Lakeland, FL (Law Firm Newswire) February 5, 2014 — In Florida, there is a special category of robbery referred to as Robbery by Sudden Snatching. It is a serious criminal offense.
“Robbery by Sudden Snatching happens when someone takes money, or other property, from a victim with the intention to deprive them of that property or money, permanently or temporarily, and during the course of events of that robbery, the alleged victim is aware or becomes aware of the robbery,” outlines Lakeland criminal defense lawyer, Thomas Grajek. The offense is outlined in Florida Criminal Statute 812.13.
To break down the precise meaning of the Robbery by Sudden Snatching offense, one needs to consider an example. If some individual was aiming to steal a purse, and at the moment the action of the purse being removed from the person was felt, they tried to hold on to their belongings and/or strike out at the alleged robber. The moment the woman became aware of the attempt to take the purse is enough to charge a robber with this type of crime. “It is enough that they know they are being robbed,” Grajek says. To prove this charge in court, the prosecutor does not need to prove the alleged robber used force beyond what was necessary to take the item in question.
What makes a significant difference in the penalty phase of a crime of this nature is whether or not a weapon or firearm was used. If the snatcher was armed, they face a 2nd degree felony charge, or Level 7 offense, which rates at 56 points, and if proven guilty, faces a mandatory 15-years in jail and a $10,000 fine. “If the robbery were committed without a weapon of any kind, it is classified as a 3rd degree felony, or level 5 offense for 28 points, with 5-years in jail and a $5,000 fine,” outlines Grajek.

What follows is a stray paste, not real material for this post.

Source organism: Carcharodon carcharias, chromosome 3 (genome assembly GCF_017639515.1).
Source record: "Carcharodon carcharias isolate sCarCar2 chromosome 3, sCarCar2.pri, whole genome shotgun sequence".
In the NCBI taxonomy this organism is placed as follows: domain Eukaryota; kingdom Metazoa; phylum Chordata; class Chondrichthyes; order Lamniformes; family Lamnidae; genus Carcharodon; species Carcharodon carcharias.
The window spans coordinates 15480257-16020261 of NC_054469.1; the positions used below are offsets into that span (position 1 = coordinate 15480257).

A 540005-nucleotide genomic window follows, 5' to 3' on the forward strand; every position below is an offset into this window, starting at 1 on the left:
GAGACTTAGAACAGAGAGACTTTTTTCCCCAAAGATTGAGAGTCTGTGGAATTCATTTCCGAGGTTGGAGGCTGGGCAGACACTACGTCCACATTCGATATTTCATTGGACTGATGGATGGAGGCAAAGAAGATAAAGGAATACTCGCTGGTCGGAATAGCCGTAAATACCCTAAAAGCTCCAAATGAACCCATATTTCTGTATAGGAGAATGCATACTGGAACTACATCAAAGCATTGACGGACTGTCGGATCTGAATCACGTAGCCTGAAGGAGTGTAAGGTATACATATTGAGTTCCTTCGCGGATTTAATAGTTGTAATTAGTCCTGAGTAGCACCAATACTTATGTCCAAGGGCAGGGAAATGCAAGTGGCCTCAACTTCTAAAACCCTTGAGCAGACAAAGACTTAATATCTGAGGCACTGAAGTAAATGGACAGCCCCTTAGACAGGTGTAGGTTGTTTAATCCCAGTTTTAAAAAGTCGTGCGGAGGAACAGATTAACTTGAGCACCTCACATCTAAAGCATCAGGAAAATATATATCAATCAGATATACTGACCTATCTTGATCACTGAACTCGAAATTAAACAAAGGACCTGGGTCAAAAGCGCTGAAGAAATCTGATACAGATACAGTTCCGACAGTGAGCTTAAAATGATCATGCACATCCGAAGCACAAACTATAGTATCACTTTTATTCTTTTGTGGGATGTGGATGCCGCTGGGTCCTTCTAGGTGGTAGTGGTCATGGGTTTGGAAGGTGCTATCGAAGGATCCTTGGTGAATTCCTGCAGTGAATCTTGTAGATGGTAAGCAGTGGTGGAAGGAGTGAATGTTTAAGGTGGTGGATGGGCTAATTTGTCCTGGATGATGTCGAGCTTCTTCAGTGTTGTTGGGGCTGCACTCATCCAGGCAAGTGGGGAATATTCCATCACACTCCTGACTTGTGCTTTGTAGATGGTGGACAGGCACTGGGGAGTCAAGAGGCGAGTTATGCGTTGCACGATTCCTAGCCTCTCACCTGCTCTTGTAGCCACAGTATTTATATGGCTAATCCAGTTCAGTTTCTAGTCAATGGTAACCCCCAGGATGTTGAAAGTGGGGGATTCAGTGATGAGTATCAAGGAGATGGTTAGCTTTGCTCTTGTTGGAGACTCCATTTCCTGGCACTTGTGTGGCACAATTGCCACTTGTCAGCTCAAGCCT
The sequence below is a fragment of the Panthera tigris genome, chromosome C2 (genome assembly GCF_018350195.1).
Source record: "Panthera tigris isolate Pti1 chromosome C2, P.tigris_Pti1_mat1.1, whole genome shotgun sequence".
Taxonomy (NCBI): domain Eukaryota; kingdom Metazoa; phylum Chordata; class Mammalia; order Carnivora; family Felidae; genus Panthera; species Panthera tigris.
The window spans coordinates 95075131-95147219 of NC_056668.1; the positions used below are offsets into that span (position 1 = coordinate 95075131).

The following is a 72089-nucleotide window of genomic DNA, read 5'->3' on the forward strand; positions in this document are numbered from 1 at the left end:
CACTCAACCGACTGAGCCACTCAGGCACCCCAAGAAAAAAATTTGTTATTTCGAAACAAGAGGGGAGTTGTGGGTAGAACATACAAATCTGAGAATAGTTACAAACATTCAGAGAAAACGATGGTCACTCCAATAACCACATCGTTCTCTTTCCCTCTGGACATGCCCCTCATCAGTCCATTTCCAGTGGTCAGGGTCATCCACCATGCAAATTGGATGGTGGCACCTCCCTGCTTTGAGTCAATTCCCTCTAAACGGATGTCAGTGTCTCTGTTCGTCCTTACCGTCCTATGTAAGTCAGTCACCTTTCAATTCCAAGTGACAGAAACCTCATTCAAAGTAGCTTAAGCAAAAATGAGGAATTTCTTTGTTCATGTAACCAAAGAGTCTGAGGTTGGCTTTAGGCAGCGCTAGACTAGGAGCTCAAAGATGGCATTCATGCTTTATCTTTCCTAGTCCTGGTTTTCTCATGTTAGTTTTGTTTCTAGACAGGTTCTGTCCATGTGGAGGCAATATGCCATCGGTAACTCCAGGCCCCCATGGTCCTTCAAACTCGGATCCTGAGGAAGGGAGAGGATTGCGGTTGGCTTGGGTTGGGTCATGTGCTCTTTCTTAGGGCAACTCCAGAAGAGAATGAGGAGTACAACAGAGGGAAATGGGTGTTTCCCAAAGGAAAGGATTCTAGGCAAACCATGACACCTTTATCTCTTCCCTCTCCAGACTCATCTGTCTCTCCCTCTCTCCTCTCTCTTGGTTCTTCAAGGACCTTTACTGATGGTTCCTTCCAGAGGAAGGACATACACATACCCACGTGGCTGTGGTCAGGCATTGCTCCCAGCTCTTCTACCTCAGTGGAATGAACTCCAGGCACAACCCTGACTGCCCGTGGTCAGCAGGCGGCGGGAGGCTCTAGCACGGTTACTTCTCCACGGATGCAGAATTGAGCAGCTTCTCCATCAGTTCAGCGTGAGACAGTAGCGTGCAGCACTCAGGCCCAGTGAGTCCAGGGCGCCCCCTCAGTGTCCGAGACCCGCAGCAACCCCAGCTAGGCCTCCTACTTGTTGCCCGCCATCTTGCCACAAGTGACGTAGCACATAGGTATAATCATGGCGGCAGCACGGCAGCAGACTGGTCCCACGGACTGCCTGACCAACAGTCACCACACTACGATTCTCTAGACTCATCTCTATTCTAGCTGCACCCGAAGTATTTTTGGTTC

Individuals who commit this type of crime also face being labelled as a habitual violent felony offender, a 3 time violent felony offender, violent career criminal or prison release re-offender. What a criminal is labelled often affects the penalties they face. In a case where a firearm, or other deadly weapon, was used, the use of such force would enhance the crime to a 2nd degree felony, particularly if the individual carried it with the intention to use it during the course of a robbery by snatching.
“Even those charged with criminal offenses, such as robbery by snatching or robbery, are entitled to a defense attorney in court. You have rights and it is my job to protect them. Do not go to court without speaking to me first,” adds Grajek. “Know your rights and what your options are.”
Learn more at http://www.flcrimedefense.com/
Thomas C. Grajek
206 Easton Drive, Suite 102
Lakeland, FL 33803
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